$110,000 in fraud and $22,000 waste found in Hamilton report


Published November 17, 2023 at 3:24 pm

Hamilton has released its annual fraud and waste report which found $110,000 in fraud and $22,000 in waste.

Four years ago, the city instituted a fraud and waste hotline which allows people to report suspected fraud and waste of municipal resources. The hotline began as a pilot project but was made a permanent program in 2023. Between July 1, 2022, and June 30, 2023, the hotline received 159 reports, which led to 13 investigations by the Auditor General.

These investigations in turn led to the firing of nine city employees and the resignation of five others. This is the highest number of firings since the hotline started. Additionally, a further four employees faced unspecified disciplinary action.

“The hotline continues to provide the public, City employees, contractors and vendors with a convenient, confidential and anonymous tool to report suspicion or proof of wrongdoing. It also supports the City’s goal of managing instances of fraud and waste within the organization and operating with honesty and integrity,” Hamilton said.

In total, the hotline has resulted in

  • 159 reports this year out of a total of 431 reports since 2019.
  • 48 per cent of reports come from employees and 52 per cent from the public
  • 31 per cent substantiation rate, and
  • 13 auditor general reports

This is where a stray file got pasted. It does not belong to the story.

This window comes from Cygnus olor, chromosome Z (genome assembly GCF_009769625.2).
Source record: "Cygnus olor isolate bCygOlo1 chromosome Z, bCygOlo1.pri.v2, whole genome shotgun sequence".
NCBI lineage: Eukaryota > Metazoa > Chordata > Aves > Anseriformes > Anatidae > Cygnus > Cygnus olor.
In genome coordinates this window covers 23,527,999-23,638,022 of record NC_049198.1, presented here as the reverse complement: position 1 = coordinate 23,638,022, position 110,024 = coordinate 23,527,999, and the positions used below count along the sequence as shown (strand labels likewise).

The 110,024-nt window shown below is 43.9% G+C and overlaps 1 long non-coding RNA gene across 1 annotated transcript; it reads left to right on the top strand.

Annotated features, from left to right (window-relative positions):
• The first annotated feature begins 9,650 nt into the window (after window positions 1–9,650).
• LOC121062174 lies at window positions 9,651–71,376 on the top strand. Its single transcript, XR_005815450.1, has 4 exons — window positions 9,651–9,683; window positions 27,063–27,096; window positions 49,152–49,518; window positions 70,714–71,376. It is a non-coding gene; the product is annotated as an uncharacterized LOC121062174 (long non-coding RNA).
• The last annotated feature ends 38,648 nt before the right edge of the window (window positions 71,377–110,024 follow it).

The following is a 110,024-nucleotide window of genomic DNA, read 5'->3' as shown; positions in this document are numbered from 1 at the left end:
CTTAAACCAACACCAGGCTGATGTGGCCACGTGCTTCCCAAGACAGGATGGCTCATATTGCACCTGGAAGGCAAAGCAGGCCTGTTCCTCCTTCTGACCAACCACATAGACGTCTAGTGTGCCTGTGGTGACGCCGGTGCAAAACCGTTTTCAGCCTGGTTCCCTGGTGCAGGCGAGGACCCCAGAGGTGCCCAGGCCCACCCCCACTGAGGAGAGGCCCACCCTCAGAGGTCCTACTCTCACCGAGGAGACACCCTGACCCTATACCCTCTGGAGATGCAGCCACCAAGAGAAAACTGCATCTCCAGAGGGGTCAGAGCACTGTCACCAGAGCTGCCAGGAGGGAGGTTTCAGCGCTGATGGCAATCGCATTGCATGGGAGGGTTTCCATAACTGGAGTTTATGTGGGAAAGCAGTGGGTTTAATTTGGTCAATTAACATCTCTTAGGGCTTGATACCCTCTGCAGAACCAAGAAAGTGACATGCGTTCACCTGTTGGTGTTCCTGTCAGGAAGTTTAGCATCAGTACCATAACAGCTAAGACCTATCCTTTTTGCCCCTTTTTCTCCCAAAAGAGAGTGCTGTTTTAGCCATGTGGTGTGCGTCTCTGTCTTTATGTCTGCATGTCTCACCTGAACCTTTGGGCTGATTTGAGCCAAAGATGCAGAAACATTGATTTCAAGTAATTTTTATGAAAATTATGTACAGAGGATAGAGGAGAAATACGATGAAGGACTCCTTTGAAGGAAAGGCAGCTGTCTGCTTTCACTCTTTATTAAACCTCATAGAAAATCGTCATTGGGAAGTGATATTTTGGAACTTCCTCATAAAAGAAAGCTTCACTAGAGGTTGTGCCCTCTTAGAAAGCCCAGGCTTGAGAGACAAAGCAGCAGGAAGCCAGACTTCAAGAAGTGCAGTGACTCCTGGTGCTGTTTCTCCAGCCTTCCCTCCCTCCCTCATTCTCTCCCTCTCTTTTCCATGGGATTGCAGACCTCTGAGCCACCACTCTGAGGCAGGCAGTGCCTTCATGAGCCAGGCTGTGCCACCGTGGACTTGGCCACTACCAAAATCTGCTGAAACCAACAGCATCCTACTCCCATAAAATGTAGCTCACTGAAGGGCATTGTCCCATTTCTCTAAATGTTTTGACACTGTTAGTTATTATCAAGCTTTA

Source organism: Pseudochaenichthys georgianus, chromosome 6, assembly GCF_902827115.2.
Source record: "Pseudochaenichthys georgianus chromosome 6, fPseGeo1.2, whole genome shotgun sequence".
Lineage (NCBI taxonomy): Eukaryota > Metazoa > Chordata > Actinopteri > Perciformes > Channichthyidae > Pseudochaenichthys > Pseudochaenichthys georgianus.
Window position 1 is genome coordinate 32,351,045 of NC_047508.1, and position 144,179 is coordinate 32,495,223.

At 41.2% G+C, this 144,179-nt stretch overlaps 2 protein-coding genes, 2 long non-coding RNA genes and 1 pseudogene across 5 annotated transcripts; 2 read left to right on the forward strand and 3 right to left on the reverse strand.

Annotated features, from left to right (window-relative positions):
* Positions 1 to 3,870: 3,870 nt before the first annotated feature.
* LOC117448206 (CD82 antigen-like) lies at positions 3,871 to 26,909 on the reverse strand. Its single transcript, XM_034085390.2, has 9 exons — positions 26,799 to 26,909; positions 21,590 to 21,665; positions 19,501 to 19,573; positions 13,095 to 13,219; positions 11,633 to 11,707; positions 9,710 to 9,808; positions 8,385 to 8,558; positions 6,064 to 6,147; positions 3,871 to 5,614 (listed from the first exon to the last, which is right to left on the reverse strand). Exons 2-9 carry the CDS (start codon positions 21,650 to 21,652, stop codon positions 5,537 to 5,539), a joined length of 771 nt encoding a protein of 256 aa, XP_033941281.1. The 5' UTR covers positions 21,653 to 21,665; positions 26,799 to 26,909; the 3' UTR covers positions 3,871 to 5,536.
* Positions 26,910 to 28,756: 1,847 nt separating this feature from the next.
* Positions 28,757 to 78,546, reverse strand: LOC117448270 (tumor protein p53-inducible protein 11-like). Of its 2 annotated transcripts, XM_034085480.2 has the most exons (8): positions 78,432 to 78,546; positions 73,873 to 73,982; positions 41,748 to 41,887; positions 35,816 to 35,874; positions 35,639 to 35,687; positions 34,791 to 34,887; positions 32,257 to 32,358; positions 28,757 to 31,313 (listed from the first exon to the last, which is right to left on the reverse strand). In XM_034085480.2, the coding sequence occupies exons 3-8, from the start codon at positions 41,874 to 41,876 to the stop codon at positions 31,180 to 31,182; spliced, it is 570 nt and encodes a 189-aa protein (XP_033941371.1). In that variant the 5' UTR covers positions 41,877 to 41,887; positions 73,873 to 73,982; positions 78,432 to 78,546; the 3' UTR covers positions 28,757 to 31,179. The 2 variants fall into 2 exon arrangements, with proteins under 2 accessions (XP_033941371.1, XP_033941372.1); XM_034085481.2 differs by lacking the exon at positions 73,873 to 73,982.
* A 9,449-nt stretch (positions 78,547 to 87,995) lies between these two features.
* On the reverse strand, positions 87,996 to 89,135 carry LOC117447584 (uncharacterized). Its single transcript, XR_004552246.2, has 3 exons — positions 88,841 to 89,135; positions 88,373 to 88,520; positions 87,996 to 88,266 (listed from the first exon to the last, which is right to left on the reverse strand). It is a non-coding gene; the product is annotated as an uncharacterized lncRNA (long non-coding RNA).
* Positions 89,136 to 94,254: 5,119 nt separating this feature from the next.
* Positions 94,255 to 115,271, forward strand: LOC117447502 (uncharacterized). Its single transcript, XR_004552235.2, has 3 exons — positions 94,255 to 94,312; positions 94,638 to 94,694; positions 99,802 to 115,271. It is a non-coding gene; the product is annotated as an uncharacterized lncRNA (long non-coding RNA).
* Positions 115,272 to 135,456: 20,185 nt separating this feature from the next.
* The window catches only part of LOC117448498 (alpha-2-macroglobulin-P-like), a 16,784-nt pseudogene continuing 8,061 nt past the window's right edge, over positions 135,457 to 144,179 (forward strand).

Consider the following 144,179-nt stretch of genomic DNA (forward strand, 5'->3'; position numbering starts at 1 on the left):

Reporters have numerous means of informing the city of allegations including email (68 reports), online (58), over the phone (34), in person (3) and traditional mail (2). Of the 159 reports from 2022-2023, 72 were found to require a response.

Out of the 13 investigations launched, two constituted fraud, three constituted waste or mismanagement and five included both fraud and waste. Two other cases were brought forward by whistleblowers.

While 32 reports covered multiple categories of investigation, the largest single category was in social services which also sparked 32 reports. The runner-up was reports of Service Complaints at 28. A further 19 reports were found to be out of the Auditor General’s jurisdiction.

Less common complaints involved employee time theft (7), benefit fraud (6), conflict of interest (5), identity theft (5), improper finance reporting (4), waste (4), and theft (2). There was also one report each of contractor wrongdoing, fraud and public safety.

In total, the latest year of investigation uncovered $132,000 in losses. However, only $2,600 has been returned to the city in restitution.

inthehammer's Editorial Standards and Policies advertising